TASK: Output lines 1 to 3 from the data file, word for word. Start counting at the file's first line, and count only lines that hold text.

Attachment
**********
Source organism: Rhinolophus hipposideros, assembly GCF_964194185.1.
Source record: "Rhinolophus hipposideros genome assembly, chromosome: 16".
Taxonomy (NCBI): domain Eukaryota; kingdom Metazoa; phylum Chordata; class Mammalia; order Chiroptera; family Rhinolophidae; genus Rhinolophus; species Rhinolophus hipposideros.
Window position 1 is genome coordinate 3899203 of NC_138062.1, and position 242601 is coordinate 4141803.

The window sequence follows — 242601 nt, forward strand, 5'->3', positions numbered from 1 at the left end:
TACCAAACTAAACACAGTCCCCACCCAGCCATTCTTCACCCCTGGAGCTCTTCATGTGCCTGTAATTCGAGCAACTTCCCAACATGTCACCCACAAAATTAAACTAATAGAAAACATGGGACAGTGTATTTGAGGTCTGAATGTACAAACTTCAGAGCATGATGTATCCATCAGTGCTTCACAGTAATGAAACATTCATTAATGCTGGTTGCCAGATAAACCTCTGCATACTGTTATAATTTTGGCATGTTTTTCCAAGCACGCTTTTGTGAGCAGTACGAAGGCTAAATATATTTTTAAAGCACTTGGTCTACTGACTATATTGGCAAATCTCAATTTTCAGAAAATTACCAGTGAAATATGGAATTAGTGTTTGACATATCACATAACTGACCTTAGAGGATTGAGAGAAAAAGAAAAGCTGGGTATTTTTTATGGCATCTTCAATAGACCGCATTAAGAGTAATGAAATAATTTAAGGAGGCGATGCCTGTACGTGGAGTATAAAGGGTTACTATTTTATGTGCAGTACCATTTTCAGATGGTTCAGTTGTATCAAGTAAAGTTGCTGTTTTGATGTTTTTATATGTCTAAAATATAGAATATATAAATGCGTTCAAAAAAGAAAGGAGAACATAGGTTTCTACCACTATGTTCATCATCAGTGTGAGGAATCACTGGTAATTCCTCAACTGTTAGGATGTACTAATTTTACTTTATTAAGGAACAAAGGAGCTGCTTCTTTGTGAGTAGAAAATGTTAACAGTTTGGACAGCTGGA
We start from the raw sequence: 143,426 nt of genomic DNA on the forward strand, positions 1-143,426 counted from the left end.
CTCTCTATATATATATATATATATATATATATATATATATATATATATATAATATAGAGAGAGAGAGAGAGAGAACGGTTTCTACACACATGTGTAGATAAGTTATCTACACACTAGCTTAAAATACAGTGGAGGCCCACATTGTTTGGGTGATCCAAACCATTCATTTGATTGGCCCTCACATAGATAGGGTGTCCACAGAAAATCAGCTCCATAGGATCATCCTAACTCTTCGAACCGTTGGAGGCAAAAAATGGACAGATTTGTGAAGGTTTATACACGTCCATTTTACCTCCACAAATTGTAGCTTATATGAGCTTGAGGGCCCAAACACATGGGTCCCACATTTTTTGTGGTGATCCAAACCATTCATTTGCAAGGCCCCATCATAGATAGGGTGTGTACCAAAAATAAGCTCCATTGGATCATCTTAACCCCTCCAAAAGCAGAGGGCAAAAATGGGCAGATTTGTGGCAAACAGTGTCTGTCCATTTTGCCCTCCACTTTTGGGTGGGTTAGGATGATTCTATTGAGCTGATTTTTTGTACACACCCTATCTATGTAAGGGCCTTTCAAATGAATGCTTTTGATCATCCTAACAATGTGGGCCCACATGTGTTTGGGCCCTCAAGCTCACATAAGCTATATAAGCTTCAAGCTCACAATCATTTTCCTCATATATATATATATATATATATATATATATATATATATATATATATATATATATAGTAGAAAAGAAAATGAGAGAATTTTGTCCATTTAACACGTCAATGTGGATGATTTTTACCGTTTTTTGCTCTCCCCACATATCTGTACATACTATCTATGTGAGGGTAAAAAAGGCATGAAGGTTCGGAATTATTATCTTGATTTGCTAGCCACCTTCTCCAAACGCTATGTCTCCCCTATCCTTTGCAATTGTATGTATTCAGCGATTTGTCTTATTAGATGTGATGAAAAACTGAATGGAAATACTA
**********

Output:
Source organism: Rhinolophus hipposideros, assembly GCF_964194185.1.
Source record: "Rhinolophus hipposideros genome assembly, chromosome: 16".
Taxonomy (NCBI): domain Eukaryota; kingdom Metazoa; phylum Chordata; class Mammalia; order Chiroptera; family Rhinolophidae; genus Rhinolophus; species Rhinolophus hipposideros.